"No Fool Like and Old Fool" is an episode of Rainbow the Mummy Hunter broadcast in its first season. The episode follows Rainbow as he investigates the haunting of a nursing home, and has several surprise twists and turns. The episode is much discussed in RtMH forums, although the general opinion of the fandom should be saved for after a short description of the plot.
Rainbow and Kitty are drifting across the plains of an unspecified Canadian province (it is a little known fact that Canadian broadcasting law says that the province displayed in TV shows should be mentioned as little as possible, as it could cause rivalry and jealousy). Their vehicle breaks down right in front of a nursing home, and after the tow truck comes, Rainbow gets the idea to investigate the nursing home. Him and Kitty waltz right in, and before long, the weirdness starts. (Rainbow's quick talking manner of gaining entrance to any institution is not particularly realistic, but this is, after all, fiction). Before long, Rainbow discovers an odd haunting at the nursing home, and in a rapid series of events:
- Kitty believes she finds a mummy, who turns out to be simply someone with a dermatological condition: a joke that fandom is split on the tastefulness of.
- Rainbow gets lost in what are for, lack of a better term, Jefferies Tube that run under and beneath the nursing home in a weird configuration.
- Kitty finds an old man, who helps her realize that the old people of the nursing home are not something for her to avoid and condescend to. The old man talks about his time in Canadian Intelligence, and helps propel Kitty towards the character development of her being a more competent character.
- Rainbow finds out from snooping out amongst the tunnels that the director of the nursing home is a tyrannical, obsessive man, and Rainbow begins to suspect him as having a hidden agenda and/or ties to the supernatural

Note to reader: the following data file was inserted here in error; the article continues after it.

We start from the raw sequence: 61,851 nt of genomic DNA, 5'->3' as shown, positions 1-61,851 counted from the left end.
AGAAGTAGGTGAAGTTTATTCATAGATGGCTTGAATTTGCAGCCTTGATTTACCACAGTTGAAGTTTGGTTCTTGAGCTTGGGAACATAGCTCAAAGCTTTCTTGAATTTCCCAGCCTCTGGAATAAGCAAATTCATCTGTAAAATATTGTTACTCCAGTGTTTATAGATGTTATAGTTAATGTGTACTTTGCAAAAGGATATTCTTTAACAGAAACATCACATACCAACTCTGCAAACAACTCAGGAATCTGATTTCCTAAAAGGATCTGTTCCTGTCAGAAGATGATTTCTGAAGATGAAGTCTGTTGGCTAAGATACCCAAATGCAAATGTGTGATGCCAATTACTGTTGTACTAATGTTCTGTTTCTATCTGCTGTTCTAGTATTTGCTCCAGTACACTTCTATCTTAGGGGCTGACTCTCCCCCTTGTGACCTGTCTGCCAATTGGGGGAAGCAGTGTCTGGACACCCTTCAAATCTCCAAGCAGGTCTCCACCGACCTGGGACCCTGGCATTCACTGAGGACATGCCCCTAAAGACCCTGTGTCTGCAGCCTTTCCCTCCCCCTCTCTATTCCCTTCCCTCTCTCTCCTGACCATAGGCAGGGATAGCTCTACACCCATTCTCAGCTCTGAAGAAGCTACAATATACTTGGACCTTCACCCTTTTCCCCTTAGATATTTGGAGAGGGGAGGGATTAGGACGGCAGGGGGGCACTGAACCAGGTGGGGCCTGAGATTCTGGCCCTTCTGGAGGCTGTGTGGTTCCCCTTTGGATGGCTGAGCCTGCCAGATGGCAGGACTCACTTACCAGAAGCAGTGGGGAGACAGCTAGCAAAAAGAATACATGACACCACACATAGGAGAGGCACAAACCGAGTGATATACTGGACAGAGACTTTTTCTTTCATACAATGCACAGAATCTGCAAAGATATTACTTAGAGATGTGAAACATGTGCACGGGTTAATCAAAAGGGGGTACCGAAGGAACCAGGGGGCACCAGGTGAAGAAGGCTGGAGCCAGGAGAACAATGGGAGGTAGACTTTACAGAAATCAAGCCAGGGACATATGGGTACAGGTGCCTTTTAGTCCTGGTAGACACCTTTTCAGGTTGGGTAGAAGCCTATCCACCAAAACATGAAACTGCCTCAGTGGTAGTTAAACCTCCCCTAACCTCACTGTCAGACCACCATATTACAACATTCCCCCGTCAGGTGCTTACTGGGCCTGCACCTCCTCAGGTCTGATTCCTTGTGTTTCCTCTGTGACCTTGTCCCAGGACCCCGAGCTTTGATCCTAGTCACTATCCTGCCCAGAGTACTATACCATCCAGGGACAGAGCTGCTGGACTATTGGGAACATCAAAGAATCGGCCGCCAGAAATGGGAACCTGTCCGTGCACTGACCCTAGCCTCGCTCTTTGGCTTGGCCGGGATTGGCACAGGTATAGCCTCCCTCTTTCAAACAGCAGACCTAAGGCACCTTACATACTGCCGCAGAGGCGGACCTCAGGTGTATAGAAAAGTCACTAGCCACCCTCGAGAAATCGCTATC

- The next scene, where Rainbow falls through the roof of a room and discovers a woman who turns out to be a (hinted) ex-lover, is the emotional high point of the episode. Their conversations, in silhouette, are emotionally intense and the turning point of the season (see below).
- Slightly earlier than this is a scene where Rainbow plays shuffleboard with a group of nursing home residents---a game he inexplicably loses, badly. This is a an exception to the running joke where Rainbow seems to know how to play any game or sport, such as the curling skills he displays in Ice Girls Don't. The joke is repeated in a later season, in the episode Yeti Still Love You where after piloting a helicopter through a burning forest fire, he lands by a truck, but can't drive it because it is stick shift.
I won't ruin the climax of the story, other to say that the tyrannical nursing home director is revealed to not be the villain, but just a very conscientious medical professional. One of the other things left alone in the climax is whether the troubles of the nursing home are really occult in origin, or merely the normal nature of disease and mortality. And this is one reason why fandom loves (or hates) this episode: it is the turning point of what was almost a slapstick, tongue-in-cheek horror story to a serious meditation on mortality. Almost all fans think this is a turning point in Rainbow the Mummy Hunter. The debate is over two things: the first is the ability of the actors to turn from genre to serious drama. Some think that Rainbow's emotional conversations with his ex-lover come across as melodramatic and forced. Many think the same thing about Kitty's sudden flash of empowerment. Along with the intrinsic quality of the episode, the second debate is because some fans think that the series should have never taken a turn towards the serious. (Although much comedy and cheap horror were to remain in the series.) How you feel about these issues is a manner of taste.
I shouldn't mention it, but I will: this episode has probably produced more fanfic, and has certainly produced more bad fanfic (both erotic and otherwise), than any other RtMH episode. Be weary.